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Introduction to Copper Commodities

Copper, the third most widely used metal in the world, has applications as a commodity in many sectors, including construction, electricity conduction, and large-scale industrial projects. Copper is sought after because of its high electrical conductivity, resistance to corrosion, and malleability. Copper played a huge role during the Industrial Revolution and in connecting and wiring the modern world.

Because of the current trends of industrialization and urbanization across the globe, demand for copper has been — and will remain — very strong, making it a good investment.

Sector Copper Consumption (Percentage of Total)
Building/construction 50%
Engineering 24%
Electrical 17%
Transportation 7%
Miscellaneous Uses 2%

Source: Copper Development Association (CDA)

You probably come across items made from copper on a daily basis but may have never thought much about its ubiquity. These everyday items, among others, are made from copper:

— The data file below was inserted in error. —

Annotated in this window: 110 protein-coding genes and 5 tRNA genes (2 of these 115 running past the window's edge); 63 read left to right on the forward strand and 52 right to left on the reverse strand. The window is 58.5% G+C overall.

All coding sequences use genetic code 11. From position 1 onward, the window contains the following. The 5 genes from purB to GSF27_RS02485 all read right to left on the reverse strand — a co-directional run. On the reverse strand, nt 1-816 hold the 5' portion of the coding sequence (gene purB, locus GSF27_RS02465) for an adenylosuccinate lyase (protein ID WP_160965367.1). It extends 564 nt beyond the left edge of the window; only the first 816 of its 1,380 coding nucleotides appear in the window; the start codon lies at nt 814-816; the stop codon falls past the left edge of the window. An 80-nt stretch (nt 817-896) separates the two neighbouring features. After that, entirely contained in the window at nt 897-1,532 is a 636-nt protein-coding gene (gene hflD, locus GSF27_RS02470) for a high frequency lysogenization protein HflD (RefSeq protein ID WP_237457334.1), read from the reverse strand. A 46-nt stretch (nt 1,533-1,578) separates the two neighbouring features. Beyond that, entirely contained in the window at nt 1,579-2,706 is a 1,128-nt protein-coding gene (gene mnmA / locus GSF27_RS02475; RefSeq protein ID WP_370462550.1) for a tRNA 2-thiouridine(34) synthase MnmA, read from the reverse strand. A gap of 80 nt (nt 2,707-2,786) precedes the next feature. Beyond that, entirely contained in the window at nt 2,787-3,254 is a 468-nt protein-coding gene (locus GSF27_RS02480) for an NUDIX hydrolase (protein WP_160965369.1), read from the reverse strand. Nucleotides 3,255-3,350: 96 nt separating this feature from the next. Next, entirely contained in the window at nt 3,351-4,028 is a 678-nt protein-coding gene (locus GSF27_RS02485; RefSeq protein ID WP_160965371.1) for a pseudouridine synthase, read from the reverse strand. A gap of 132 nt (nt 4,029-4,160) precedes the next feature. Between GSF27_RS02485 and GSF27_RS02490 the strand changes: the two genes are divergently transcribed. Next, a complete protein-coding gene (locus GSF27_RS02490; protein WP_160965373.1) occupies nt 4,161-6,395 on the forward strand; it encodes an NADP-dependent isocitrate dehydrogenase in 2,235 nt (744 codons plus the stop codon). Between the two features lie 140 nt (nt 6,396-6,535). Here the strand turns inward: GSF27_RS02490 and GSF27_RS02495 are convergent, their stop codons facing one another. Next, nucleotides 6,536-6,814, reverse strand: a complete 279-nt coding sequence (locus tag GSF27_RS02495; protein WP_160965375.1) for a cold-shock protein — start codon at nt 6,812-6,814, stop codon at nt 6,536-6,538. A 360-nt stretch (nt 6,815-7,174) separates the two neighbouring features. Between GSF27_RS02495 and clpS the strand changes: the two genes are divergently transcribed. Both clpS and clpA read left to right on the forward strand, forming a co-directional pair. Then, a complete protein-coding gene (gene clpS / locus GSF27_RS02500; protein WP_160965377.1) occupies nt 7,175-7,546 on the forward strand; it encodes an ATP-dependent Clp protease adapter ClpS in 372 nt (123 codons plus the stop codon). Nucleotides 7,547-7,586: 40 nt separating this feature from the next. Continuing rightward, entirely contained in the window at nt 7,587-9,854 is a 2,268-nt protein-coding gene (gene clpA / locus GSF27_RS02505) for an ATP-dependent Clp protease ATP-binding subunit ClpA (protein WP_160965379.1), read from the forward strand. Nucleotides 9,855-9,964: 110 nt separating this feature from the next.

• Artistic items (bronze statues such as the Statue of Liberty)

  • Coinage (U.S. coins such as the quarter and the dime, which are more than 90 percent copper)

  • Construction tubes, pipes, and fittings

  • Doorknobs

  • Electrical wiring

  • High-speed Internet cables

  • Industrial sleeve bearings

  • Musical instruments (brass instruments such as the trumpet and the tuba)

  • Plumbing tubes

Copper is often alloyed with other metals, usually with nickel and zinc. When copper and nickel are alloyed, the resulting metal is bronze; when copper is alloyed with zinc, it results in brass. Ironically, the U.S. penny, the only U.S. coin that’s a reddish/brown color (the color of copper), is the only coin that uses only 2.5 percent copper — 97.5 percent of the penny is made from zinc. The other coins in U.S. currency, which are all silvery/white, contain more than 90 percent copper.

If you’re interested in finding out more about copper usage, consult the Copper Development Association.

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